(Translated from a poem in Bengali by a
popular modern poet, Niren Chakrabarty)
If you drop a comb by chance, do you know what happens?
I am sure you don’t.
Well I can tell you.
You have a visitor knocking at your door.
If somebody winds and winds
the ‘anchal’ of her saree into a knot.
there’s surely, _ must be a meaning in this,
which I don’t think you would ever believe.
Well, _ I do.
S o m e o n e must be in love with her.
He was incredibly wonderful. So much,
that he never surfaced after he dived in that afternoon.
No one knows about it. N O ONE.
Not even about her
winding the anchal round and round her finger .
There was nothing to be done.
It was for me to see that the
comb was callously lying on the ground.
(N.B. ‘Anchal’ is the part of the saree which hangs over the
shoulder and could be tied round the waist.)
He Gave Everything
(Translated from a Bengali poem by Purnendu Patri)
He is not a miser. He has given Everything.
The salt in the sea and the sugar in the tea-cup;
loveliness and incense;
dark caverns within the soul and the poisonous shadows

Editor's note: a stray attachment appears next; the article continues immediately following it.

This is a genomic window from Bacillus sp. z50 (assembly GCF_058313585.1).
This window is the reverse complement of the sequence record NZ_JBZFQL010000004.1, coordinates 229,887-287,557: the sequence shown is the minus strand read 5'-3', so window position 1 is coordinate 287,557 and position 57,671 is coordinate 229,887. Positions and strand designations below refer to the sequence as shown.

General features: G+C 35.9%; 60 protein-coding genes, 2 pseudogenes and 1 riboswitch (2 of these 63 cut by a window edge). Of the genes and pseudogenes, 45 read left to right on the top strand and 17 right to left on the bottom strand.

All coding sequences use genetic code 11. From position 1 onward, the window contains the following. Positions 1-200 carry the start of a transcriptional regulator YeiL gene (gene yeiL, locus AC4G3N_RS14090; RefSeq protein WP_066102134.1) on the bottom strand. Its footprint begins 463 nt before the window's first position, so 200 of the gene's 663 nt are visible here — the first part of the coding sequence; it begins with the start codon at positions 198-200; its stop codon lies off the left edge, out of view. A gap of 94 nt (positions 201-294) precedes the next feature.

of the moonlit sky.
The reason which explains the brittleness of glass
at the slighest callous touch.
When He chose to give, He gave All.
When He will choose to Take, He will spare Nothing.
Only, a few drops of blood will sparkle and blossom
on the pain-filled Fingers.
A veil of words hung between them
A gush of wind blew away the veil
So silence crept in.
Silence can create waves
Caressing the brow, the eyes, lips and all
The imaginal body blinds the Eye.
Someone adjusts the curtain of words back again
The vision snaps.
The hours, those hours are coming to an end.
I have a man’s fist in my head
which crashes on the memories
splintering the pieces all around me.
A splash of gulal in the horizon
Rosy smiles that ripple in the breeze
A distant smell which blows back memories.
SHE WALKS IN KUSUM WOVEN SAREE
IN SENSUOUS DELIGHT
SHE SETS FIRE TO THE DRIED BRANCHES
OF THE SHRIVELLED UP TREES.
N.B. ‘Gulal’ is dust powder used in the spring time
festival by the youth on each other in India. ‘Kusum’ is
a spring time flower with an intoxicating smell.
The door swings
Desire waits on its hinges
Dew drops glisten in the shades of thinning darkness
The Sun could storm in, suck in and spare Nothing.
Name: Jayita Sengupta
Date of Birth: 2nd Oct, 1967
Designation: Lecturer, South Calcutta Girls’ College, under Calcutta University
Research Interest: New English Literatures; gender issues on a cross-cultural perspective; post-colonial theory; feminist theory.
Jayita has published articles on critical theory, New English Literatures and is involved in translation from Bengali to English.
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